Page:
Every mom understands this predicament—if not the inner peace, then definitely the lack of toilet peace. You no longer belong to yourself, even in your most private moments.
A few days ago I found myself simultaneously having a pee, singing “You Are My Sunshine”, rocking my crying 6-week-old baby boy in my left arm, and grabbing toilet paper with the right (surprisingly hard to do with one hand!). As if this were not enough to juggle, just then my four-year-old son came bounding up the stairs shouting “Mammaaaa! Where are you?!” and, upon discovering my whereabouts, proceeded to climb exuberantly onto my lap, announcing “I am the lion king!”
Ah privacy, my old friend: I miss you!
Not that I’m complaining. I actually resolved to give that up for Lent.
I chose to become a mother. I am blessed to be a mother twice over. I love being a mother. Some people try for years to have what I have, injecting themselves with hormones in the hope of just one baby, let alone two. The sum total of what I have had to give up is nothing compared to what I get in return daily for being a mother.
But when I read articles about how to change your life by waking up early, meditating and getting shit done, I despair. I fantasise about quiet mornings, sipping warm lemon water while watching the sun rise after my wonderfully refreshing early yoga & meditation session. This is just not an option for someone who has to stay up till midnight just to get a few hours of alone-time.
How am I supposed to maintain inner peace when I can’t even pee in peace?
Before my second son was born at the end of last year, I had a pretty good routine down. I balanced teaching a handful of yoga classes a week with a full time job, being a mom to my eldest the rest of the time, not to mention a half-decent wife who cooked infrequently and made love more so, occasionally writing something of worth and still squeezing in a regular yoga practice in my lunch-hours. In a weird reversal of the fabric of time and space, when I was working five days a week, I had the time, not to mention the energy, to do all of this.
Now that I am at home with two kids full-time, apart from my son’s 15 free hours per week at nursery, I cannot fathom how I previously managed to juggle all of this without even feeling as though I was juggling. Now, on some days, just getting dressed before 10 and out of the house by midday seems unattainable.
One thing I can say is that, having been previously hazed into the motherhood sorority, I am aware that this is a phase. I know that one day I will be able to remember what eight hours of straight sleep feels like, which will mean that I will rise early to meditate and practice and teach; I will have date nights again; and I will be able to use both my hands to grab the toilet-paper.
For now though, all of the above and more luxuries not mentioned are pretty much out of the question. This means that I have spent the last six weeks cranky as hell. I miss my time, my routine, my tidy house, and I miss my inner peace.
But then was it really that real if a bit of new baby chaos could have thrown it out the window so easily?
In truth, it never really went anywhere.
In the last few days I have had glimpses of it again. I realise that its temporary obscurity had nothing to do with external circumstances, but everything to do with inner constructions. While I’ve left it untended, my mind has been very busy building noise. So many thoughts—expectations, disappointments, desires, resentments, obsessions, worries, fears—that I could no longer hear the quiet sound of eternal emptiness within me.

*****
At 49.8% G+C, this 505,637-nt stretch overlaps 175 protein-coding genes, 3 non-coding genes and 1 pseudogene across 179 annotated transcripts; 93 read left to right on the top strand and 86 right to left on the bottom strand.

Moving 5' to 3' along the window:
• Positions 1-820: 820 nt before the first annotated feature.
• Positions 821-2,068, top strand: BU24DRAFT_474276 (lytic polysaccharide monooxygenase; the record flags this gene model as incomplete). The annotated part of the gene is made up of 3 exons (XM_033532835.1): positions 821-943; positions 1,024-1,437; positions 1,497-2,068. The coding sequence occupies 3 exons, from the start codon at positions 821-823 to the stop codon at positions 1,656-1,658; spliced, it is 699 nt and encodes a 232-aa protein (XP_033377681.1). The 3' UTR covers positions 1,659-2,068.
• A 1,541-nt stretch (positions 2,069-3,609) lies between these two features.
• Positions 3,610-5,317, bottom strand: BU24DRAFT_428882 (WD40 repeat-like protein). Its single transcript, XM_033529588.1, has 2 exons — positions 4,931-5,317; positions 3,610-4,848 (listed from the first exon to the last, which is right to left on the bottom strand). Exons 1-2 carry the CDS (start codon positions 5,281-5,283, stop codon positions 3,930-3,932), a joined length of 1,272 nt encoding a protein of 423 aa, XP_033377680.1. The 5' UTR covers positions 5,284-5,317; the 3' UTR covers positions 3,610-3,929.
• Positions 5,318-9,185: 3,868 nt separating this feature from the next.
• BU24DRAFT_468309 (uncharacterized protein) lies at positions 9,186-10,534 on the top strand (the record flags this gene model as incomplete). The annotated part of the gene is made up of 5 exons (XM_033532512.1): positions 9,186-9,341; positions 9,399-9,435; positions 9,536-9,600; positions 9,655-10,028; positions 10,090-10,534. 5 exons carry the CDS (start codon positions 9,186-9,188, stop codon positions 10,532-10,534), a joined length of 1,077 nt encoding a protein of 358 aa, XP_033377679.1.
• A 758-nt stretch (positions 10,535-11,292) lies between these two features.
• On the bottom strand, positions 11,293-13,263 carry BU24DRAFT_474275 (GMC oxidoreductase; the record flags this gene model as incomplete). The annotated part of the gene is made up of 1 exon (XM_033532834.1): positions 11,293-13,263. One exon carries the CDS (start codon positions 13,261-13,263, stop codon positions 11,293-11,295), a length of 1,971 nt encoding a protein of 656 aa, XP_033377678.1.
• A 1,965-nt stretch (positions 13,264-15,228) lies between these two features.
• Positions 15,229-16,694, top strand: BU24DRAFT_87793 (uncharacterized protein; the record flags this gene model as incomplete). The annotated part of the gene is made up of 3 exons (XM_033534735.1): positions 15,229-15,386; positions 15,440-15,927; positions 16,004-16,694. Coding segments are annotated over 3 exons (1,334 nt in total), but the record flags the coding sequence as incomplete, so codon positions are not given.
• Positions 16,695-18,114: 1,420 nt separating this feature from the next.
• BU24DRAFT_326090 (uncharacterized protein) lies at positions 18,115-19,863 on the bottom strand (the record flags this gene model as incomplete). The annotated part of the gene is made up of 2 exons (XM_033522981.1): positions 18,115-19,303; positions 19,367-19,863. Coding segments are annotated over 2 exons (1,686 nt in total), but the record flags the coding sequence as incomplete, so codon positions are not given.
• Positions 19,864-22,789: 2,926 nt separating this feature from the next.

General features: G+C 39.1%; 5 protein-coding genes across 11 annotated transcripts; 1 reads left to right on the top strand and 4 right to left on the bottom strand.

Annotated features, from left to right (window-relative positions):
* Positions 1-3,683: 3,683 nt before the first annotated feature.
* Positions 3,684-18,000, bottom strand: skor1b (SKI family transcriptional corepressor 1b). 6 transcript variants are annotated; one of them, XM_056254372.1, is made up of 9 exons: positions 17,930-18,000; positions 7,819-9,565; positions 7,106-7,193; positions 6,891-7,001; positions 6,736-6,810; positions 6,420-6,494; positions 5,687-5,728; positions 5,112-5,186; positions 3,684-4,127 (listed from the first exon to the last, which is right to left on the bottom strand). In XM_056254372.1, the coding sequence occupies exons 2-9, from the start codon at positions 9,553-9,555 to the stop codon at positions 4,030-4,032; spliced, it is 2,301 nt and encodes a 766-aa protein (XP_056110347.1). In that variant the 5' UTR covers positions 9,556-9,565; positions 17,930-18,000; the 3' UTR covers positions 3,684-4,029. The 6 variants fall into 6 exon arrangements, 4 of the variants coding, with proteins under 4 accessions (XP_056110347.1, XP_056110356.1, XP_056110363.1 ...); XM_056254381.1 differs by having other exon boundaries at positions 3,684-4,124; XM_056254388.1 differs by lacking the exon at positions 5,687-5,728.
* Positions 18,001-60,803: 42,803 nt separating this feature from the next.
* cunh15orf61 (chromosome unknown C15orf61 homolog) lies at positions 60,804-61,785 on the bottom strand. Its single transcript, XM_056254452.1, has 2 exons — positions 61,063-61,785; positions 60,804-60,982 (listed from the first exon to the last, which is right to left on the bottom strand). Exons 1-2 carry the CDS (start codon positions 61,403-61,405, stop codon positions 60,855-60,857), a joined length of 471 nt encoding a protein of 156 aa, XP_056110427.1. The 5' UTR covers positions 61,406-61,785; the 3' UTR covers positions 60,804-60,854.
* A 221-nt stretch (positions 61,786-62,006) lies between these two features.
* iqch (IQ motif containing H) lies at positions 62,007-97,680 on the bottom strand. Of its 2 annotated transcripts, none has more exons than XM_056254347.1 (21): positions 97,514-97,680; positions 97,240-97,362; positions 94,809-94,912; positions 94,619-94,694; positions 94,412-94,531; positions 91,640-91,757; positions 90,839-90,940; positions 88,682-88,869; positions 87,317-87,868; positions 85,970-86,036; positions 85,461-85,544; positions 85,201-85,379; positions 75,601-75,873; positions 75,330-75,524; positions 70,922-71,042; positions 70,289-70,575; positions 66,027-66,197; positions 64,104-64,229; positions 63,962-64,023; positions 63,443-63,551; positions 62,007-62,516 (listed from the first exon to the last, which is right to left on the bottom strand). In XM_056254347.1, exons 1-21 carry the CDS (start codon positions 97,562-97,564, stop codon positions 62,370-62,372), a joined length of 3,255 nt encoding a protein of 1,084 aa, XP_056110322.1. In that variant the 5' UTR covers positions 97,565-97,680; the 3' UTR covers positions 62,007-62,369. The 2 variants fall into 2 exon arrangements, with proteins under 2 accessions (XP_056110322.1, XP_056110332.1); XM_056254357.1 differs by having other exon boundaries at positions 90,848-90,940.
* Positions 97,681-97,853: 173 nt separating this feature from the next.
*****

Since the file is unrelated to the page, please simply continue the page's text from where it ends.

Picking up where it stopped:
In the last few days I have done things a bit differently. As soon as both my boys are asleep I have rolled out my yoga mat and given myself time to rediscover my inner peace. It’s not easy. My body is tight in places I had forgotten it could be and that’s nothing compared to the tension in my mind. But the wonderful thing is that this practice doesn’t require months or even weeks to yield space. Space in the body and in the mind.All it takes is one return to the mat. One return to yourself, and you can taste home again.
But what about the days when there is no chance to stretch and sit?
Tonight when I rolled out my mat in the small space between my sleeping baby and the wardrobe, he stirred and cried just as I started my first salutation. I picked him up, held him and spoke to him quietly. I folded a soft blanket and put it in the middle of my mat and lay him down on it. And then I carried on as best I could, stepping gently over and around him, kissing his tummy in child’s pose, smiling and making faces at him in downward-facing dog. And he calmed and watched me intently. We carried on that way for the next 10 minutes until he cried again.
As I got myself into a comfortable position to feed him, my mind started fussing about the lack of sweet conclusion to my practice that I had so looked forward to. But I recognised its trouble-making straight away and reminded myself that there was no reason I couldn’t meditate with a baby attached to my boob. So I did. And I wrapped myself and my little boy in the quietness inside me. Thoughts came, as they always do, but we let them pass. And for a while after he finished feeding, I sat.
“You already are the peace you are looking for. Be still and know that.” ~ Mooji
Author: Khara-Jade Warren
Editor: Caroline Beaton
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